Gold edged down on Monday due to the pressure from a stronger dollar, as worries about the Eurozone debt crisis grew after Spain looked like the next candidate for a sovereign bailout. Spain has two regions seeking aid from the central government and El Pais reported that six Spanish regions may ask for aid from the central government while Spanish bonds yields continue to rise. As the 4th largest economy in the Eurozone Spain looks likely to follow Greece, Portugal and Ireland seeking an international bailout. Greece’s creditors meet this week as many doubt they will meet their bailout commitments. German Vice Chancellor Philipp Roesler said he’s “very skeptical” that European leaders will be able to rescue Greece. China’s economic expansion may fall for a 7th straight quarter to 7.4% in the three months to September, said Song Guoqing, a member of the People’s Bank of China monetary policy committee.
Russia and the southeast Asian countries are analogs for Greece, Spain, and Cyprus, with no particular association between their references within the timeline. The timeline runs through the Russian pain; things begin to turn around after the timeline ends. This is meant to serve as a reference point: In retrospect it was clear throughout the late-90s that Russia would default on its debt and spark financial pandemonium, yet there were cheers at many of the fake-out "solution" pivot points. The Russian issues were structural and therefore immune to halfhearted solutions--the Euro Crisis is no different. This timeline analog serves as a guide to illustrate to what extent world leaders can delay the inevitable and just how significant "black swan event" probabilities are in times of structural crisis. It seems that the next step in the unfolding Euro Crisis is for sovereigns to begin to default on their loan payments. To that effect, Greece must pay its next round of bond redemptions on August 20, and over the weekend the IMF stated that they are suspending Greece's future aid tranches due to lack of reform. August 20 might be the most important day of the entire summer and very well could turn into the credit event that breaks the camel's back.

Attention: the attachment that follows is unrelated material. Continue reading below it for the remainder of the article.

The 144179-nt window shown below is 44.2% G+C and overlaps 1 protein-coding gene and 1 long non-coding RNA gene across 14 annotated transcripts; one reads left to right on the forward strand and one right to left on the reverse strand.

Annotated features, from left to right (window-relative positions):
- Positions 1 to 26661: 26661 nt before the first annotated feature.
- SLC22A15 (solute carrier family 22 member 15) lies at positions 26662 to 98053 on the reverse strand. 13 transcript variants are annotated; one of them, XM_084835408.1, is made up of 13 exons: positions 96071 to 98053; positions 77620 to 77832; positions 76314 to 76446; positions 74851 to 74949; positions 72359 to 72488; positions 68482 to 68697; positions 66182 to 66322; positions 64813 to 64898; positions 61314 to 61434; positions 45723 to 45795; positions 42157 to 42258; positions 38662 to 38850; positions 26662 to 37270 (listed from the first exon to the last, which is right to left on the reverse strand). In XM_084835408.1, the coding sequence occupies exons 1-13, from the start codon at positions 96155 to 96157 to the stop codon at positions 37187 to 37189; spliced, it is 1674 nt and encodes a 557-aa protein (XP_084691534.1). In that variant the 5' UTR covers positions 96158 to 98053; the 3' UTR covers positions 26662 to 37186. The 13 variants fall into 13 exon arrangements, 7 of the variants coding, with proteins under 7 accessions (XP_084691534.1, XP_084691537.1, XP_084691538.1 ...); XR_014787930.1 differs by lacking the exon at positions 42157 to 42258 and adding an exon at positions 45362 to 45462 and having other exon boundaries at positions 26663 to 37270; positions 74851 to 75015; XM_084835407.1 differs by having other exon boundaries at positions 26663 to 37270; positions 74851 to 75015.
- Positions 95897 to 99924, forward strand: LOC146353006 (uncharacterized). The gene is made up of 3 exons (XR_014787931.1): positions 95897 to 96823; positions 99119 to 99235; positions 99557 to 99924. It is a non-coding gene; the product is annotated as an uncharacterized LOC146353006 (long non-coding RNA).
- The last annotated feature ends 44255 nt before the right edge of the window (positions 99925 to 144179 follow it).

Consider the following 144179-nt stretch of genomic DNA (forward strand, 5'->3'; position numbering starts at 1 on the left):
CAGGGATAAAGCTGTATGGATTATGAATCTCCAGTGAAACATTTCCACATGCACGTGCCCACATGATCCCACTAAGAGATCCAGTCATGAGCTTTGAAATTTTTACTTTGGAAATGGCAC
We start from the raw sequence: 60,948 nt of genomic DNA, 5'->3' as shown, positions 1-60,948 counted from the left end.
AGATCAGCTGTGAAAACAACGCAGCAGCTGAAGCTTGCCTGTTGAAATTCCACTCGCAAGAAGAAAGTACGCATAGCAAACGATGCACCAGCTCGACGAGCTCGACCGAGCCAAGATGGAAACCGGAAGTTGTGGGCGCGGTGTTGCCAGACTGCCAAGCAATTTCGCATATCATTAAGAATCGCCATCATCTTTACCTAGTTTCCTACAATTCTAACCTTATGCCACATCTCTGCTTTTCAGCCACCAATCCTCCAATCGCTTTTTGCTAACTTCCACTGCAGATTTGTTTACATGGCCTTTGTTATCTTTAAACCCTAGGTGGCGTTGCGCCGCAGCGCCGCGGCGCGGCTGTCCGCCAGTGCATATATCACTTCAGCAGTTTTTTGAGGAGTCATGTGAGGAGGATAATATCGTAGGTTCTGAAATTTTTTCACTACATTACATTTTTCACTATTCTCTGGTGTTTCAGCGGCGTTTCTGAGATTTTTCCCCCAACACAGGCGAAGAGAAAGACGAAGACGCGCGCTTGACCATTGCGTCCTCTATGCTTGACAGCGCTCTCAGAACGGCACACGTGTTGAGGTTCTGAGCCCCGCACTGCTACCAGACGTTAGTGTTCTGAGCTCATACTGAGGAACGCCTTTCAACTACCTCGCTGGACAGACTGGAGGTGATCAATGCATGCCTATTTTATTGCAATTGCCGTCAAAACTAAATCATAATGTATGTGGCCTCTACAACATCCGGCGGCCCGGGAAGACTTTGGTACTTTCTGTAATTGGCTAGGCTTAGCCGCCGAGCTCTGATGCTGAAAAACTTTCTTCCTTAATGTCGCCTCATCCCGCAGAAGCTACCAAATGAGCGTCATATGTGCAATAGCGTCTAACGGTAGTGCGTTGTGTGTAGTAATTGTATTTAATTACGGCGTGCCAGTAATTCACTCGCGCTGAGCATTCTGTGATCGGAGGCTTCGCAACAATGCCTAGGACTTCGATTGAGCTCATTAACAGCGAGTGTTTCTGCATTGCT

In part three of our five-part series tying the Olympics to economics (previously here and here), we note that in a rather surprising coincidence, the Olympics' host nation has been a rather simple tool to pick long-term 'winners' in the FX market. As Goldman points out, while we doubt that the Olympics directly affects the FX market, it has provided excellent long-term appreciation potential. We assume this means that the BoE will stop QE or we really don't see cable extending this performance record, though the findings suggest that systematically picking the 'next' host tends to pick winners more than losers.
The World Gold Council have just published their commentary on gold’s price performance in various currencies, its volatility statistics and correlation to other assets in the quarter - Gold Q2, 2012 - Investment Statistics and Commentary. It provides macroeconomic context to the investment statistics published at the end of each quarter and highlights emerging themes relevant to gold’s future development. One of their key findings is that gold will act as hedge against possible coming dollar weakness and gold will act as a "currency hedge in the international monetary system." The key findings of the World Gold Council’s report are presented inside.
Here are the choice highlights from the Fed datadump as we see them.
From Barclays to NYFed:
"Libor's going to come in at.. .. three-month libor is going to come in at 3.53.
...it's a touch lower than yesterday's but please don't believe it. It's absolute
rubbish. I, I, I'm, putting my libor at 4%
...I think the problem is that the market so desperately wants libors down it's actually putting wrong rates in."